Toots and June Return to Honor Their Co-Workers

On Friday, September 2, in Surviving workers Toots Miller and June Menne preside over the unveiling of the Radium Girls statue in Ottawa, Illinois.Ottawa, Illinois, on the site of the old Radium Dial plant a life-sized bronze statue of a young woman holding a flower in one hand and a paint brush in the other was unveiled. She is the symbol of the Radium Girls, the women workers in the watch and clock factories that dotted this area in the 1920s through 1940s. Their job was to paint those glow-in-the dark dials so popular in the day. To do this, management told them to shape a sharp point by licking the brushes soaked with deadly radium. Ottawa was a big center for this industry. Surviving employees Toots Fuller and June Menne presided over the unveiling.

By 1925, manufacturers were aware of the toxic effects of radium, but said nothing to their employees and took no precautions. Many of these workers died agonizing deaths from the effects of radium poisoning. They say that if you pass a Geiger counter over their graves in the Catholic cemetery outside Ottawa it will still tick a warning.

Seven of the dying Ottawa women initiated a lawsuit against the company in 1934. They were dubbed the “society of the living dead,” racing the clock against a slow and cumbersome legal system for their justice. The case eventually made it to the Supreme Court, which ruled in the women’s favor. More importantly, their struggle was critical in helping to change workers’ compensation laws and workplace safety standards.

For a long time, the city of Ottawa buried the story of these women, worried that being dubbed “radium city” would harm development. The women were shunned. Then five years ago, Madeline Piller, a local junior high student, did her labor history project on the Radium Girls. She never forgot them. Madeline’s father is a sculptor, and together they designed this statue. Over the past five years, the local community and every single labor union from the surrounding area embraced this project, raising over $40,000 through bake sales, rummage sales, barbeques and bingo nights to bring this story back into the heart of the history of their community. It was a very proud day in Ottawa on September 2nd. (In honor of her work, Madeline Piller was crowned Sweet Corn Queen of Mendota County.)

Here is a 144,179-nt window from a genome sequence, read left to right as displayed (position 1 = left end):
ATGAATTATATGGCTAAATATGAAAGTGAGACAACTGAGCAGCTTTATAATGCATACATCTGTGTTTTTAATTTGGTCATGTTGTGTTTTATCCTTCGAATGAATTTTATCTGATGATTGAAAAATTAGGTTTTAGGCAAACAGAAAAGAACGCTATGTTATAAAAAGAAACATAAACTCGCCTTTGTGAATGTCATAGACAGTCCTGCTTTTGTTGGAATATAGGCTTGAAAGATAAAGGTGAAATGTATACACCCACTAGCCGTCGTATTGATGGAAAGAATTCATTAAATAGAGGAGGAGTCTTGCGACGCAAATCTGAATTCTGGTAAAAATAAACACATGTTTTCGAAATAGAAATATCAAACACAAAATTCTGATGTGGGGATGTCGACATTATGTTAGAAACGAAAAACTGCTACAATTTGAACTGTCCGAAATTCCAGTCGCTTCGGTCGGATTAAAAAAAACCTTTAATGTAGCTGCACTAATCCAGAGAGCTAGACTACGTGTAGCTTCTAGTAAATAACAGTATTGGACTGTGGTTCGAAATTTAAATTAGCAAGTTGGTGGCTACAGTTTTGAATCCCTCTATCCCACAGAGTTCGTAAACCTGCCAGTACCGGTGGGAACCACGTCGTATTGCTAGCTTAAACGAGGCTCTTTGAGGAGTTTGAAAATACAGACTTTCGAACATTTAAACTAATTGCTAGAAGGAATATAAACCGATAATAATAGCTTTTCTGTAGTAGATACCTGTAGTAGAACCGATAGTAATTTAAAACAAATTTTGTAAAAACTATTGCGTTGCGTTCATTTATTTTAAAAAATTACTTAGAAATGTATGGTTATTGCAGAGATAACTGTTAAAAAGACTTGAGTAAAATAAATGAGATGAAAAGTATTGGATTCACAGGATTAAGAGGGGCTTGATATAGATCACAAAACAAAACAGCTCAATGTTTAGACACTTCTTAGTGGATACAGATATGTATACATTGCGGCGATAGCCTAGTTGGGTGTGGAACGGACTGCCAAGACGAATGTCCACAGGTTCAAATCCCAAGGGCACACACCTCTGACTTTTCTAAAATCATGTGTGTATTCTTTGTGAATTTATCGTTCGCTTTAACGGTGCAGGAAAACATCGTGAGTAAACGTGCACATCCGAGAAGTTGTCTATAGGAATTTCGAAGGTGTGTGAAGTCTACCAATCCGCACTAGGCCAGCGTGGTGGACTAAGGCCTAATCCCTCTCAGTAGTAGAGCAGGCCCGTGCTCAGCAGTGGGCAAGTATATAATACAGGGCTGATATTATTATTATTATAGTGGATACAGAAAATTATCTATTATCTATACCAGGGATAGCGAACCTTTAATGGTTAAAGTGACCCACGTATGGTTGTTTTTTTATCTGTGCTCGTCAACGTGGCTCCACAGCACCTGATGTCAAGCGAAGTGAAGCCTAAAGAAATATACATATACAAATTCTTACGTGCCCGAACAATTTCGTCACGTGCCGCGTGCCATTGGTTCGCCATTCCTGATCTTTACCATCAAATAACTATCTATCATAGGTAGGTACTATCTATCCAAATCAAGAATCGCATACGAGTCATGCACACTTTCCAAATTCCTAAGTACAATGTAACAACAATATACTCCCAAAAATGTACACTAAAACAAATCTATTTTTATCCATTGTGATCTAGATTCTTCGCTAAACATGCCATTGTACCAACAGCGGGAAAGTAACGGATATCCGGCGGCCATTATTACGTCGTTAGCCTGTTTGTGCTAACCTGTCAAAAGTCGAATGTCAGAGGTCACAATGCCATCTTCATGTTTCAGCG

In 1980, Ottawa became an EPA superfund site. Of a dozen radioactive sites, two remain to be cleaned up for “lack of funds,” according to the EPA. It is estimated that one site on the outskirts of town will take five years and $80 million to clean – no word from the federal government on when or if this will happen. But the pressure is on from a united community.

“The Rich Have Their Own Photographers”

That’s how Milton Rogovin explained why the subjects of his acclaimed photographs were the working people in his hometown of Buffalo, New York, in West Virginia, Kentucky and all over the world. He died last week at his home in Buffalo at 101 years of age. Up until the last weeks of his life, he never missed the Women in Black vigils against the war every Saturday.

A member of the Communist Party who was witch-hunted out of his optometry business (he refused to testify to HUAC), Rogovin took up photography “because he couldn’t find a job.” The result: over 11,000 images of working men and women over a 30 year period.